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    Post  GarryB Wed Jul 23, 2014 11:50 am

    International waters are controlled by international law, but at the end of the day it comes down to who has what and where they have it.

    In the Black Sea for instance the Soviets and Russians can generally get away with more than a foreign to the region navy could get away with.

    there are a few very obscure rules of the sea including one that states something like if you are sailing from point A to point B and that line of travel is inside the territorial waters of another country you have the right to sail that line or some such rubbish.

    The US Navy tried to test this idea in the Black Sea and tried to sail through Crimean waters when they were Soviet.

    This was the result:



    Funny really... we were talking about the big US cruisers like the Ticonderoga class (USS Yorktown) and the Arleigh Burke vs new Russian Frigates... this was a little Krivak class Frigate vs a 9K ton US cruiser...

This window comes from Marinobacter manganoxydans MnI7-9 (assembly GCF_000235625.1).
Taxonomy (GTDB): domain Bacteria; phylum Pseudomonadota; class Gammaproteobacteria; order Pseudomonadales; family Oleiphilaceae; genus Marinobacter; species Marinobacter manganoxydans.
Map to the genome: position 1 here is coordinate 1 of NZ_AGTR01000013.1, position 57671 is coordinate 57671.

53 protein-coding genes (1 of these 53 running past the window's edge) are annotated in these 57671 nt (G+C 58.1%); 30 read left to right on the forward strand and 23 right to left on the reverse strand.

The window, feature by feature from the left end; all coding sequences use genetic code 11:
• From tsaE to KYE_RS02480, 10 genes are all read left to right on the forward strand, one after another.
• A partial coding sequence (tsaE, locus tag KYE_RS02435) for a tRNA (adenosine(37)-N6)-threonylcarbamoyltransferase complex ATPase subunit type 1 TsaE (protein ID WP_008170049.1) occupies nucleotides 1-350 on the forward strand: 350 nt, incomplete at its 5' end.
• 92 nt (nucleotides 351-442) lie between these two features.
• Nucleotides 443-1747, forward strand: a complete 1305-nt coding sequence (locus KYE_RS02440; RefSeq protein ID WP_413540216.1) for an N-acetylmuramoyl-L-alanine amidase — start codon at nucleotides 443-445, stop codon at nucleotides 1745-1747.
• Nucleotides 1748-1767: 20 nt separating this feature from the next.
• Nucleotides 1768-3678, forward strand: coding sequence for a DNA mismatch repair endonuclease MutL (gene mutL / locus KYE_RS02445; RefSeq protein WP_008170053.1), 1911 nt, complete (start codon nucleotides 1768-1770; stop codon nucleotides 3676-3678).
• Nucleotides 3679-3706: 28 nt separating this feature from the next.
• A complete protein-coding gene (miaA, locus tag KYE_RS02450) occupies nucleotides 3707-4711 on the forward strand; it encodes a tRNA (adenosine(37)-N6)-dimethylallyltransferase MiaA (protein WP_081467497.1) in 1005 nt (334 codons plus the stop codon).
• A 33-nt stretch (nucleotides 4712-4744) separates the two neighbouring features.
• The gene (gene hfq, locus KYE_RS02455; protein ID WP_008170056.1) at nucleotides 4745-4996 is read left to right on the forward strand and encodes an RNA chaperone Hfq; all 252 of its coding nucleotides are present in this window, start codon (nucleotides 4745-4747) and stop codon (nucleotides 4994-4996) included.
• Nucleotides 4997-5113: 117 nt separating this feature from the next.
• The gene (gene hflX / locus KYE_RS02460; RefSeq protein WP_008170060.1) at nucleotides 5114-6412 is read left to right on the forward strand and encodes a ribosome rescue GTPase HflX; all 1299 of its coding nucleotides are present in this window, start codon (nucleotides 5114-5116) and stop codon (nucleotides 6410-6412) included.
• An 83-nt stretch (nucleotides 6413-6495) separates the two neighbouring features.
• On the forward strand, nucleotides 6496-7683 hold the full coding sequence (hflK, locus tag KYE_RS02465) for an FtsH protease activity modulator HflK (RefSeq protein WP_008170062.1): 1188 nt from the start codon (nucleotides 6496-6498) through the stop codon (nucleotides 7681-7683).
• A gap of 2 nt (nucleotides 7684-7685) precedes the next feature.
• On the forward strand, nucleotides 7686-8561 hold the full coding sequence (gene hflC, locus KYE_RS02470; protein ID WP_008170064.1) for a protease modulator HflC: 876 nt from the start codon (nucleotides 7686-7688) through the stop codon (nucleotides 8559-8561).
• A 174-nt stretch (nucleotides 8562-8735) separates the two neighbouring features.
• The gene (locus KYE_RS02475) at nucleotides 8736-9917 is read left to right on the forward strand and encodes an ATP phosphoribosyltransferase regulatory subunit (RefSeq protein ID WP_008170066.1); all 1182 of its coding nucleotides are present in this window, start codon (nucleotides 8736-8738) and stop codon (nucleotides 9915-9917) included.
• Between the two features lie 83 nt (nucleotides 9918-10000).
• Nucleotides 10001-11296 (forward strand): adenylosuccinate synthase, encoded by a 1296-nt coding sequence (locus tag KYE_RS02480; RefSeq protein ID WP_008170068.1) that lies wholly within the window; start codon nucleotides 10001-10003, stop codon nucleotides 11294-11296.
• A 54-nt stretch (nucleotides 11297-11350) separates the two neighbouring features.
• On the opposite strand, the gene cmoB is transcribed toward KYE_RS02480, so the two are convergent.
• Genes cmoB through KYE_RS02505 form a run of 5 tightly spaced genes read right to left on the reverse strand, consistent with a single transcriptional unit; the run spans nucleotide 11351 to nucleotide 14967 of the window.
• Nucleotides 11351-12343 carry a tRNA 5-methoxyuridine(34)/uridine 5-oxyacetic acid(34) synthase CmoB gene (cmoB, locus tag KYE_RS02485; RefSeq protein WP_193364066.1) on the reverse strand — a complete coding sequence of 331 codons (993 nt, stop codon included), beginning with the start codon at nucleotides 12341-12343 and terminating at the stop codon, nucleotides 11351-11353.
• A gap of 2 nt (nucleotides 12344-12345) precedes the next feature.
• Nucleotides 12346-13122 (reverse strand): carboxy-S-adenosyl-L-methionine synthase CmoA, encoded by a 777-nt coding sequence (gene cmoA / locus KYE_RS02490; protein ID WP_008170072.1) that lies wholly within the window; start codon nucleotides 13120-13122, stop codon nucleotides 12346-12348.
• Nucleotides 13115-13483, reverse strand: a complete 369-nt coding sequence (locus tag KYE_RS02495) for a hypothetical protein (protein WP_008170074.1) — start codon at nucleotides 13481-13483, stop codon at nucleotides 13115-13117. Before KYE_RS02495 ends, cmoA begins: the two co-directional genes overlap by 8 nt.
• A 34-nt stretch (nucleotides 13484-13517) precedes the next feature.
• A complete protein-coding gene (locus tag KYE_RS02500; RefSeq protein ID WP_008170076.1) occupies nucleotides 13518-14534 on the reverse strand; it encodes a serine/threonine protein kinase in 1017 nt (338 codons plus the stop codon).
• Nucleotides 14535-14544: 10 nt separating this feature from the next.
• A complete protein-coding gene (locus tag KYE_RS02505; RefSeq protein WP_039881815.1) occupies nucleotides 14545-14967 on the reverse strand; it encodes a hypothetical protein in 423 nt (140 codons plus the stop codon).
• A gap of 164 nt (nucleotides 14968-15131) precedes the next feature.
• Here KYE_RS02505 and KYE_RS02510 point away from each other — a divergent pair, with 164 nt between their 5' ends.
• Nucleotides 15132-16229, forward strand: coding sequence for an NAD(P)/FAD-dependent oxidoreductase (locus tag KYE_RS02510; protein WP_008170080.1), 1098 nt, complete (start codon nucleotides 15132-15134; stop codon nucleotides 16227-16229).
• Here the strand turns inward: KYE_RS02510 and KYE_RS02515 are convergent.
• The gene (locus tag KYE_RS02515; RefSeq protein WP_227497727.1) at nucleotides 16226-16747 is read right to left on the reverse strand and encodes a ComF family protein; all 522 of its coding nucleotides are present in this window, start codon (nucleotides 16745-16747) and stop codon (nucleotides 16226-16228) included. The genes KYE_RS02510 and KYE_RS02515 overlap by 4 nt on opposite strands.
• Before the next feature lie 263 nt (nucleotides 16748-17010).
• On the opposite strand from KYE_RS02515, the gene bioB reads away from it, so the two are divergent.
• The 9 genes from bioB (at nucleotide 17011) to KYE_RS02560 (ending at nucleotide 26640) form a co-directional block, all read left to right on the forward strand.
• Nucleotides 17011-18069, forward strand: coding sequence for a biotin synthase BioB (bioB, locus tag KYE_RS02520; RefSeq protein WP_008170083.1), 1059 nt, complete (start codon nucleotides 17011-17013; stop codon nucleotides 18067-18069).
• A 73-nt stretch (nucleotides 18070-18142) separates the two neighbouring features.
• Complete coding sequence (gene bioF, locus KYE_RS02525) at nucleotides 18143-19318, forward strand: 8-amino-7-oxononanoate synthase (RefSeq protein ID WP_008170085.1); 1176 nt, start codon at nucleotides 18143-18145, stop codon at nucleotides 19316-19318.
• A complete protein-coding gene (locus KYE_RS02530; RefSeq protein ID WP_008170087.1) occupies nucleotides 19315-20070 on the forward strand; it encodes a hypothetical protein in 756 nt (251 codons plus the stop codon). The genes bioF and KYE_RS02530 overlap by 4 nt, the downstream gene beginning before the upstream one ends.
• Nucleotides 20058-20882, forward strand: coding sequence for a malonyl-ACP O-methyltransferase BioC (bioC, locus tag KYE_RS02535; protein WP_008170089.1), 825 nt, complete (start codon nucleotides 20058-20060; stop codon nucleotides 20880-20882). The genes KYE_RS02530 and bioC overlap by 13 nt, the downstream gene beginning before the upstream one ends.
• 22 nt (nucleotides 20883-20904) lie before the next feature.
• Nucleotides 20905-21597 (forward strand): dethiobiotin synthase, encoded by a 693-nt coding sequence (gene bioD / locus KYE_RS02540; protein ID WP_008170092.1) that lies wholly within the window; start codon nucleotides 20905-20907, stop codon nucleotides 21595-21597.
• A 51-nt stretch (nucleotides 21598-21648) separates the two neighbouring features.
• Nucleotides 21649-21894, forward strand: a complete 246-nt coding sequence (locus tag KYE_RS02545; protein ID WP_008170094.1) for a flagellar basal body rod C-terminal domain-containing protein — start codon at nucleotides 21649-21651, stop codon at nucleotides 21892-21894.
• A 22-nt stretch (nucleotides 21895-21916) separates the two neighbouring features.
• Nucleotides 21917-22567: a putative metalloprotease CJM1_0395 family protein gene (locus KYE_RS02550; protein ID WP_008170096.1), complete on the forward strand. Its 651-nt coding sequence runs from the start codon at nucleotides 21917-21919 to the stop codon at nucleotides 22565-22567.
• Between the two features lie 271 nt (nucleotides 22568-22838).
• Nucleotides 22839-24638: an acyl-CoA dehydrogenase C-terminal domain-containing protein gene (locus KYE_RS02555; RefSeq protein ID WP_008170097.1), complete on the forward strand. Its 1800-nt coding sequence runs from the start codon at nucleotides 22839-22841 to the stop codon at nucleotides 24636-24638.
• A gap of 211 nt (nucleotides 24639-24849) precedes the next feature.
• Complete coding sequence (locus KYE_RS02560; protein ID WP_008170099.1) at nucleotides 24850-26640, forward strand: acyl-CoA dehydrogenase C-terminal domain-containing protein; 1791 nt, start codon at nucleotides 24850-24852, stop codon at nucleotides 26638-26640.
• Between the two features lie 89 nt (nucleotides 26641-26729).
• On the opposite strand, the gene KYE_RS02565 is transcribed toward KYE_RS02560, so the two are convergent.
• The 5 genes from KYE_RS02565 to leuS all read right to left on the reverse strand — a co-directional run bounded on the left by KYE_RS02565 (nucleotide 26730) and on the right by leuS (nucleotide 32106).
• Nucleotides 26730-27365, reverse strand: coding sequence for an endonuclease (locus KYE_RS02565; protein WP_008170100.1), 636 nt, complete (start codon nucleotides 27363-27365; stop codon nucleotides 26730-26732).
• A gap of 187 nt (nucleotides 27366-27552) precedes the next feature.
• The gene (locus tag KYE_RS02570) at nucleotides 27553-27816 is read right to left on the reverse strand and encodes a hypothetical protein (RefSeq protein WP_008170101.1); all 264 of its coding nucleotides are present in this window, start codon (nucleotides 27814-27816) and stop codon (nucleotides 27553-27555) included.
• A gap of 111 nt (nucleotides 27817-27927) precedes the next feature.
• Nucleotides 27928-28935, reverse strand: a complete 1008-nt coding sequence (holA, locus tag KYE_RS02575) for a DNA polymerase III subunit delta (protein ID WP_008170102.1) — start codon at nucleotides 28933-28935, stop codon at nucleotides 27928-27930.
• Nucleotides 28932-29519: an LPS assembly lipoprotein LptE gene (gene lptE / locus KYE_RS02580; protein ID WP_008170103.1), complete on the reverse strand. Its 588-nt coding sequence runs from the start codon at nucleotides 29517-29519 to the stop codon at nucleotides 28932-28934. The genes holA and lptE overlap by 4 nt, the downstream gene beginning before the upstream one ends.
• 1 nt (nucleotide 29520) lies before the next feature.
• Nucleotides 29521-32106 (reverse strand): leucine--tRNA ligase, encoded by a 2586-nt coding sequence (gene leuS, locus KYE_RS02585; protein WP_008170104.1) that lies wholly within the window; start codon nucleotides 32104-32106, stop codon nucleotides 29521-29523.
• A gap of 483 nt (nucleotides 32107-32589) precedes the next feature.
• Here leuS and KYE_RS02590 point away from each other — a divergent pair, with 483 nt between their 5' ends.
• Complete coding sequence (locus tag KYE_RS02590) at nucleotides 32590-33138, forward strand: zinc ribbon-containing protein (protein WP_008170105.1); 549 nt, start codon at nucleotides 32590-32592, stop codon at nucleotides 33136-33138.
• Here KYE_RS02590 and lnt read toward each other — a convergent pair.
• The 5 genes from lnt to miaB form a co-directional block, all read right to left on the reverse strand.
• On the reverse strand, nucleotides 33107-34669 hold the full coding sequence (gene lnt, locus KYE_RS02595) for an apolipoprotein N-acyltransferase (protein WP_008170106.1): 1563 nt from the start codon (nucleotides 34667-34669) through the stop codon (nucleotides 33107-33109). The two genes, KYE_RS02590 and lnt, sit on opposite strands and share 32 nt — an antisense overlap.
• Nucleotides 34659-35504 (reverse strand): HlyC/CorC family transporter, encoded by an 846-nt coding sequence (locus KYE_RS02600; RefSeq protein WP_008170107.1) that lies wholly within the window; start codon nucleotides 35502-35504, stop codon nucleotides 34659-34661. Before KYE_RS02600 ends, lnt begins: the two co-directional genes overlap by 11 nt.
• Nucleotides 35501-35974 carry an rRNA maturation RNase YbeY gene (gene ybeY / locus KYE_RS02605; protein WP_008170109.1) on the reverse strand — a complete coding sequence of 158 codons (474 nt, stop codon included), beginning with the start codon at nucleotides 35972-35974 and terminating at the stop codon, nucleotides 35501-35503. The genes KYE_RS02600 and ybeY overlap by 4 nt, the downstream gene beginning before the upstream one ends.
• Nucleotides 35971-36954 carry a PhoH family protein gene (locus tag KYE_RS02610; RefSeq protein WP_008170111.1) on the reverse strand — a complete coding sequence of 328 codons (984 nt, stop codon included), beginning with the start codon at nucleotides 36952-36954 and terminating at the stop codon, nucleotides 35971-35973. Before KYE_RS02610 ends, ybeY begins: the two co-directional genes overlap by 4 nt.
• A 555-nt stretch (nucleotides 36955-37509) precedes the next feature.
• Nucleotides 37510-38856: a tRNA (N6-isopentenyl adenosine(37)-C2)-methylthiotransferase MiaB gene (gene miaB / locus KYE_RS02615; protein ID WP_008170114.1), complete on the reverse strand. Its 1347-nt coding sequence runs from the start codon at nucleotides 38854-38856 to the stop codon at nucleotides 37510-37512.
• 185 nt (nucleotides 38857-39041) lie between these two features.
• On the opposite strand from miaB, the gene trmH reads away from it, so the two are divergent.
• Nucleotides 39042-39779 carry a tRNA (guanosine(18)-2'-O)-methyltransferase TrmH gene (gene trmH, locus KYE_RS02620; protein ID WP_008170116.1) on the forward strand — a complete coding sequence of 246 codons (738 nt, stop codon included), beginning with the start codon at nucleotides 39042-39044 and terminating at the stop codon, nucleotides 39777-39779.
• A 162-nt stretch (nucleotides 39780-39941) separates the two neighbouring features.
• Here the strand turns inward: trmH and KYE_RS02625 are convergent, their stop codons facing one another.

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    Post  Hannibal Barca Wed Jul 23, 2014 1:40 pm

    Goes without saying that United States control the world oceans. Their surface navy is unparalleled and will remain unparalleled the next 10-20 years although the size of China's navy when finalized should be even bigger than what american navy is now and given the extremely hard economic times US is going to suffer it is highly unlikely that US navy will remain anything more than a small fraction of what it's current size.

    Furthermore the combat effectiveness of surface ships nowadays is highly disputed. They are large, non maneuverable, slowing moving targets, relatively small in total numbers, really expensive and difficult to replaced when lost. This is precisely the kind of target which missile and torpedo technologies specialize not to mention the ever better aviation capabilities and range. So we can only speculate how effective can be traditional navies in modern times, my personal opinion is totally miniscule.
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    Post  GarryB Thu Jul 24, 2014 3:16 am

    Goes without saying that United States control the world oceans.

    So any piracy that occurs off Africa or the Pacific is with the say so of the US Navy?